Daniel Roman vows a different version of himself will show up Saturday night
Daniel Roman hesitated. He did not know exactly how to answer the question. It’s something no fighter, especially someone like Roman, never likes to answer.
Roman, 30, is coming off his first loss in seven years. He gets a chance at redemption when the former two-time junior featherweight titlist battles Juan Carlos Payano this Saturday night on a Showtime Pay-Per-View special doubleheader (7 p.m. ET/4 p.m. PT) featuring the Charlo twins.
Roman (27-3-1, 10 knockouts) and the 36-year-old Payano (21-3, 9 KOs) are on a collision course. Roman lost his belts by split-decision to Murodjon Akhmadaliev in January, and Payano has lost two of his last three fights.
Will this fight mark the end for the loser?
It’s a question no fighter certainly wants to field prior to a fight. But it’s certainly a motivating point.
“This is going to determine if I still have it or not, and I know I still have it,” Roman said. “If you lose, yeah, those thoughts of retirement go through your mind. You can say it is like you’re looking over the cliff (of your career) and this fight does add a special motivation.
“You think, this could be my last fight. Now, you never want to go out like that.”
Roman admits he shut himself off after the Akhmadaliev loss. Being a champion, aware of the road he climbed to get there, it was a harsh reality to accept.
He stepped back and beat himself up more than Akhmadaliev did.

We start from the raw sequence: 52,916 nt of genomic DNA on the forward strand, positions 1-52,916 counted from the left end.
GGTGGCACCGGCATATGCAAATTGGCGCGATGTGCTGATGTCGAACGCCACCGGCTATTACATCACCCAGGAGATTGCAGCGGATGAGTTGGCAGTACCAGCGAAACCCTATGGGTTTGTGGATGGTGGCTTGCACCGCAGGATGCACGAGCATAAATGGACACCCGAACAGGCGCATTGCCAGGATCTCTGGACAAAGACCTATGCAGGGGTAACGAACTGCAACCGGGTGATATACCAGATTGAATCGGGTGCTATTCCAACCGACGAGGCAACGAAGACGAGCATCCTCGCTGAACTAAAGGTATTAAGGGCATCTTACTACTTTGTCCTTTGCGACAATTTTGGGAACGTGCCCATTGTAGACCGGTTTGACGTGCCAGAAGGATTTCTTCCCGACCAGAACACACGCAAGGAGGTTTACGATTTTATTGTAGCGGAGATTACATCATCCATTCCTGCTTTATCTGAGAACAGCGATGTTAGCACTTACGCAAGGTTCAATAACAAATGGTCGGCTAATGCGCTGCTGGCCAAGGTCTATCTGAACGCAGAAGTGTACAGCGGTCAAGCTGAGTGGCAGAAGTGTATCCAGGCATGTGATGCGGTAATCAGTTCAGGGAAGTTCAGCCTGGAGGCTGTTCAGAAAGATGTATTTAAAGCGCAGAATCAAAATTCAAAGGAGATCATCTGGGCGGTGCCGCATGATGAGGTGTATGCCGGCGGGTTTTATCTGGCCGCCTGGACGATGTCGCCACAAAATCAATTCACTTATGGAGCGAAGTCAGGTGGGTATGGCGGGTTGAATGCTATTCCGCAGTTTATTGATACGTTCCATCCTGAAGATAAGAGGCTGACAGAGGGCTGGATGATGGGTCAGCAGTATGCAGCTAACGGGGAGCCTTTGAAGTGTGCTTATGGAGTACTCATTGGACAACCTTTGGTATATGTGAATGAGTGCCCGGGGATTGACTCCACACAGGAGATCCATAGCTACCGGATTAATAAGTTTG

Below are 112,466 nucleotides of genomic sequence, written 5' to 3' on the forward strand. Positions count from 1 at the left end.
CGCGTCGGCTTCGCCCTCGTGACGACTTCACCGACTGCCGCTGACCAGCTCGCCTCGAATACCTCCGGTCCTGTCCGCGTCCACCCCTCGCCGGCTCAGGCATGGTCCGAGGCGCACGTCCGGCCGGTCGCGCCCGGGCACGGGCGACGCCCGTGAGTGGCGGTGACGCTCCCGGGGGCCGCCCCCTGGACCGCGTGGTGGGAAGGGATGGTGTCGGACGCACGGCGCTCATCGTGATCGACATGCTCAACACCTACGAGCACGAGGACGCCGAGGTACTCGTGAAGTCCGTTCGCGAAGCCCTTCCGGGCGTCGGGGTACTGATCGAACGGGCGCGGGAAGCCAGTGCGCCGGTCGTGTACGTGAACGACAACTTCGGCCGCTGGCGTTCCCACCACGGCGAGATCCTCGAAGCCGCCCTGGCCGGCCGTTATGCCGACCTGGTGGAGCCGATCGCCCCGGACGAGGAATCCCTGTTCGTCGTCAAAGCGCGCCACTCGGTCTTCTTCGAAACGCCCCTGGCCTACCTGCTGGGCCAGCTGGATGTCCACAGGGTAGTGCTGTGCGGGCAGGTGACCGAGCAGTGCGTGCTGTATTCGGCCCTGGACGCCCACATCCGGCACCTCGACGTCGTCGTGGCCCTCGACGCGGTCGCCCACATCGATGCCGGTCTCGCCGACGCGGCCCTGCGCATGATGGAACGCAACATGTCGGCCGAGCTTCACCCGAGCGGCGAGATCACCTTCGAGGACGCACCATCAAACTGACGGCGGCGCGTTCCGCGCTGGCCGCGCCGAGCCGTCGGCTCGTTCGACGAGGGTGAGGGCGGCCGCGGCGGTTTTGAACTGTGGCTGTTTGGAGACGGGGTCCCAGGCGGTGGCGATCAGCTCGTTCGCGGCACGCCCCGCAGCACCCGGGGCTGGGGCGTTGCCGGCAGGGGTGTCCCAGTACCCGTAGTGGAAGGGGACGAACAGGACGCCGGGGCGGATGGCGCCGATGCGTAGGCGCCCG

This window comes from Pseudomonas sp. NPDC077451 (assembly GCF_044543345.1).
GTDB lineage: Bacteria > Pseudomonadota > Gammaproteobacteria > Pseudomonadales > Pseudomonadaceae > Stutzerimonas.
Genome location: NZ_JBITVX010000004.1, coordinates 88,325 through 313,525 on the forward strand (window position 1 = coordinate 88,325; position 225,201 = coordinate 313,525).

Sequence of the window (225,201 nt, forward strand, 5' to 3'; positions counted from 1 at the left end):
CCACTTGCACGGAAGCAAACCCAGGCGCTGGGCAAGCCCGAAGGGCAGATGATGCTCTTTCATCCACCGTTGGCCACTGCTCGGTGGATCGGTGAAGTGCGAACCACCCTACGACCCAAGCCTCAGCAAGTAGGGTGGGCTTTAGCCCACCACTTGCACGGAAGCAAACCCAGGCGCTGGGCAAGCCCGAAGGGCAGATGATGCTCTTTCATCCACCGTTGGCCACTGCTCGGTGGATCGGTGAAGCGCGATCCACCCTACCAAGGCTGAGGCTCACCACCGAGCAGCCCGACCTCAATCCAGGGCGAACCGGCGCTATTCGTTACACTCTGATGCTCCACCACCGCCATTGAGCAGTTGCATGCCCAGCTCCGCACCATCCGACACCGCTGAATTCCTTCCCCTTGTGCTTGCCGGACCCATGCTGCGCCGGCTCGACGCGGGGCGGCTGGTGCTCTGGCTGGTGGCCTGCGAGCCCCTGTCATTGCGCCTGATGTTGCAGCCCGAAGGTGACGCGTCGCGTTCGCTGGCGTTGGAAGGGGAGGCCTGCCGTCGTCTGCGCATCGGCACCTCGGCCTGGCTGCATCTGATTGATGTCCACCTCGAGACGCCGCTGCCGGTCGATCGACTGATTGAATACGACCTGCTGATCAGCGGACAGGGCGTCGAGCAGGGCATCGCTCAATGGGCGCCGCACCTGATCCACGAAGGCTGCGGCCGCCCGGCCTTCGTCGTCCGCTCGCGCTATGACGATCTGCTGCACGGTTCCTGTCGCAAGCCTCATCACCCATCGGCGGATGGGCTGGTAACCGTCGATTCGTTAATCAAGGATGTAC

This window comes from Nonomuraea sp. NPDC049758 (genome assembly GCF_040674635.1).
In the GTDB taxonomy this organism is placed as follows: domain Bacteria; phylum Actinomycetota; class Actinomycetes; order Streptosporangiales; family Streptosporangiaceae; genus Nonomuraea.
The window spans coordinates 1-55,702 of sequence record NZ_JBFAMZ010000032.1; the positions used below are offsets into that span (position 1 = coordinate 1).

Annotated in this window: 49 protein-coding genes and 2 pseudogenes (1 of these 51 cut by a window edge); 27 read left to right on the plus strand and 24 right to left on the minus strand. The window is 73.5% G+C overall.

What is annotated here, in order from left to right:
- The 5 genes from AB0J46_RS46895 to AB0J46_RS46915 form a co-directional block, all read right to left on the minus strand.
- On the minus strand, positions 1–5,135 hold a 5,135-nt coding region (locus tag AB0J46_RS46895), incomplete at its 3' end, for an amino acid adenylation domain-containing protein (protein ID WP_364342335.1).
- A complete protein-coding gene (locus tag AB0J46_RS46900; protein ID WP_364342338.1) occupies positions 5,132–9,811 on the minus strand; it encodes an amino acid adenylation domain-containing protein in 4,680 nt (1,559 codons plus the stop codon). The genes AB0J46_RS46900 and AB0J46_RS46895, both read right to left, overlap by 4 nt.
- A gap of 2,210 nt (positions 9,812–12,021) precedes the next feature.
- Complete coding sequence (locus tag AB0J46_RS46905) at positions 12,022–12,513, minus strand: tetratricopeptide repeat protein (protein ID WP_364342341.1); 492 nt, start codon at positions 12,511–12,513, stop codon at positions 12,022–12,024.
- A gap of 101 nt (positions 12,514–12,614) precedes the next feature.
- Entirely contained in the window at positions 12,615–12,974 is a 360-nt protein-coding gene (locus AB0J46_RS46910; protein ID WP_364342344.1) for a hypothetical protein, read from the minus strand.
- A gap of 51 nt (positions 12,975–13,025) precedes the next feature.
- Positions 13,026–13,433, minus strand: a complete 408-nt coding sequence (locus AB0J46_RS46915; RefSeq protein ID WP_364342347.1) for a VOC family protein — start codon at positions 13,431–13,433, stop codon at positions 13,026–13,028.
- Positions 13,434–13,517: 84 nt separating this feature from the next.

“I’m the type of person who keeps everything to himself,” Roman said. “Your mind goes through loss. My family saw something was wrong, because I was repeating the fight in my mind for a couple of weeks.
“I’m my biggest critic. You can say for the first couple of months, I didn’t even watch the fight. I think I sat down a month later to watch the fight. I saw two rounds and it was off. I did a lot of cursing at myself at the TV screen (laughs). I watched it by myself.”
But Roman feels he’s better because of what happened in January.
He’s a former champion who carries a wealth of pride and character, but he is 30 and he has been through some wars, he’ll admit.
Every once in a while, it’s good to get slapped across the face. Roman accepts that.
“You’re going to see a completely different Daniel Roman on Saturday night,” Roman said. “From my losses, I always improve. I think I’ve improved from the last fight, and I am better. I haven’t lost in seven years and it’s time to move on and see what’s coming forward.
“You can say this is a more improved Danny Roman, who will be trying to take heads off. My team is still the same.”
If Roman wins, he could face the Luis Nery-Aaron Alameda winner, who will be fighting for the vacant WBC junior featherweight title Saturday night. Akhmadaliev has the WBA and IBF belts, which he took from Roman.
Roman made it a point that there was only one person responsible for his loss to Akhmadaliev—and that’s him.
“When you lose, you have no one to blame but yourself, and I’ve always had that attitude,” Roman said. “I look within and believe. I know Payano is a quality fighter, who has lost to only quality fighters.
“He’s going to bring the best of himself and I’m going to bring the best of me. I want that rematch against Akhmadaliev.”
Joseph Santoliquito is an award-winning sportswriter who has been working for Ring Magazine/RingTV.com since October 1997 and is the president of the Boxing Writers Association of America. He can be followed on twitter @JSantoliquito.
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